“This is great for the sport and the athletes,” said a Lifetime spokesman. “(Lifetime CEO) Bahram Akradi always felt that triathlete are amazing athletes and deserve rewards commensurate with their great athletic achievements.”
Indeed, Akradi has stated repeatedly that he hoped the Life Time Fitness prize purse and the same day NBC coverage would lead other sponsors to step up to the plate to reward triathlon professionals. And now, after Ironman Hawaii and Hy-Vee have each raised the bar, he has become a prophet.
Jurgens said Hy-Vee will also host a citizens’s race concurrently – the Hy-Vee Triathlon – for enthusiasts who will compete in age group and team events. They will be vying for more than $40,000 in gifts and prizes.
The elite and amateur triathlons will be run on Sunday, June 17, 2007. Jurgens said the entire weekend of June 15-17 will have events designed to encourage health and fitness. “We will have a lot of activities for families and people of all ages during Friday and Saturday, too,” he said.
In addition to the record prize purse, the Hy-Vee ITU World Cup Triathlon is a qualifying event for both the 2007 World Triathlon Championships in Hamburg, Germany in September 2007, and the 2008 Beijing Summer Olympics.
Although elites and amateurs will race the same day, they’ll compete on slightly different courses. Burke predicted the event would draw 30,000 spectators.
Both elites and amateurs will swim 1.5 kilometers at Gray’s Lake, but their treks will diverge from their. Amateurs, on an “out-and back” route, will cycle as far as West Des Moines’ Jordan Creek Mall, then return to Gray’s Lake Park by the same path. Then they’ll take off on a 10-kilometer run to downtown and finish at the State Capitol.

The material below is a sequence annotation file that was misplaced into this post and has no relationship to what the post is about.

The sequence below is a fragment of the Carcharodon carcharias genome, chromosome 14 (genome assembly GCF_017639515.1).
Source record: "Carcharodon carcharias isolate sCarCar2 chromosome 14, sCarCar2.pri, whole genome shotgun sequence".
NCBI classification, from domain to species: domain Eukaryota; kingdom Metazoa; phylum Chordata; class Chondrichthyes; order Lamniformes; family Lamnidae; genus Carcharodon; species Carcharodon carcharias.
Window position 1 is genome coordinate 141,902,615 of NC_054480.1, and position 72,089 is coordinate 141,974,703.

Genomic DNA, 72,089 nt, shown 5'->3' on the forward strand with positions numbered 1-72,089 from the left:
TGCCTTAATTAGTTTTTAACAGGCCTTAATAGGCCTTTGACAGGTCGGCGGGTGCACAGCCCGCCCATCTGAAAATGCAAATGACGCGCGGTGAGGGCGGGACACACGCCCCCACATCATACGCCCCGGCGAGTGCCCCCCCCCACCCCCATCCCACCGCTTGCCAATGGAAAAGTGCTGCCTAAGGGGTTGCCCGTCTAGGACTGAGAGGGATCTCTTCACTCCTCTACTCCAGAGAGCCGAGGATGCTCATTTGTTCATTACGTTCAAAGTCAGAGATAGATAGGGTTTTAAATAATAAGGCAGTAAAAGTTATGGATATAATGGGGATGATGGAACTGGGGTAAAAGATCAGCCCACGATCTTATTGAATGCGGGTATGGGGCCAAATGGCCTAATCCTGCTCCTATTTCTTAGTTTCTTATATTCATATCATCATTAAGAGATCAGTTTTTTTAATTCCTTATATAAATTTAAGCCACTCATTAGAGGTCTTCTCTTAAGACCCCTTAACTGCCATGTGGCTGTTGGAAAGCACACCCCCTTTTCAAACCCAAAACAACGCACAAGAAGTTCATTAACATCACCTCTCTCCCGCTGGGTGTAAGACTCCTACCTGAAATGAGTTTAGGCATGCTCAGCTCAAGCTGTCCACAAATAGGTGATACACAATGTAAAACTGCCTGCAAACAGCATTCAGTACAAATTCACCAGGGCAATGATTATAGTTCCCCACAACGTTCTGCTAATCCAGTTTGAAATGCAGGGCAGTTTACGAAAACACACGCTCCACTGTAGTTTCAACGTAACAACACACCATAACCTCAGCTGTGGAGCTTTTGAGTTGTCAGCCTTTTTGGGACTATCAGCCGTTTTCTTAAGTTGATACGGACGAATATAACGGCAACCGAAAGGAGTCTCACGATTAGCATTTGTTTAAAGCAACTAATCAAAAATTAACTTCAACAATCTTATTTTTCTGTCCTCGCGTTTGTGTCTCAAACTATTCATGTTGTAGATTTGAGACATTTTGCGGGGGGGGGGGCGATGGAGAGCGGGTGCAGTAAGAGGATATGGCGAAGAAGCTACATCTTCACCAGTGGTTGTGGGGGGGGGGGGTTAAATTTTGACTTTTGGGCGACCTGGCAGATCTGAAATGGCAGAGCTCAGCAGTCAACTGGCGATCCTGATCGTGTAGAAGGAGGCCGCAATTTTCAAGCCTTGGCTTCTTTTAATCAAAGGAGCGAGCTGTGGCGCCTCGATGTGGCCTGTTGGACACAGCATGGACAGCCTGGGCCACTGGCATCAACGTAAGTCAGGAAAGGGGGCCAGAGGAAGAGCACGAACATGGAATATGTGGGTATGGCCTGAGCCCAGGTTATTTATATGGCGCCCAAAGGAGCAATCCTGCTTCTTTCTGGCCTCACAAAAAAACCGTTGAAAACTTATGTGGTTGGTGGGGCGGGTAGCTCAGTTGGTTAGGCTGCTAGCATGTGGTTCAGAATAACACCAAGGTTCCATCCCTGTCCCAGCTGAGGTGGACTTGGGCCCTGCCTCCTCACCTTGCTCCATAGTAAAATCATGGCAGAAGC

After the swim segment, the elites will cycle directly to downtown Des Moines and complete a six-lap, criterium-style race. They’ll transition from bicycle to running shoes at Finkbine Drive in front of the Capitol, complete four laps around a course in downtown Des Moines and cross the finish line back at the Capitol.
The elite competition is limited to 75 men and 75 women from among the top 125 in each division’s world rankings. But the amateur event is expected to draw more than 2,000. The audience will have a distinct international flavor, both on the ground in Iowa and through telecasts in more than 100 countries around the world.
Jurgens said that his company began thinking about hosting a major triathlon partly because he had enjoyed participating on a triathlon team.
“I was amazed at how much excitement and enthusiasm a triathlon generates,” Jurgens said. “We believe that bringing an event like this to Des Moines is beneficial in many ways. One of the most important is that the triathlons, and all the associated activities, promote the concept of fitness and health. That’s important to Hy-Vee, because the more fit we are, the more healthy we will be. And that’s good for all of us.”
Hy-Vee, Inc., headquartered in West Des Moines, is an employee-owned corporation operating 222 retail stores in seven Midwestern states. For 2005, the company recorded total sales of $4.9 billion, ranking it among the top 20 supermarket chains and the top 35 private companies in the U.S..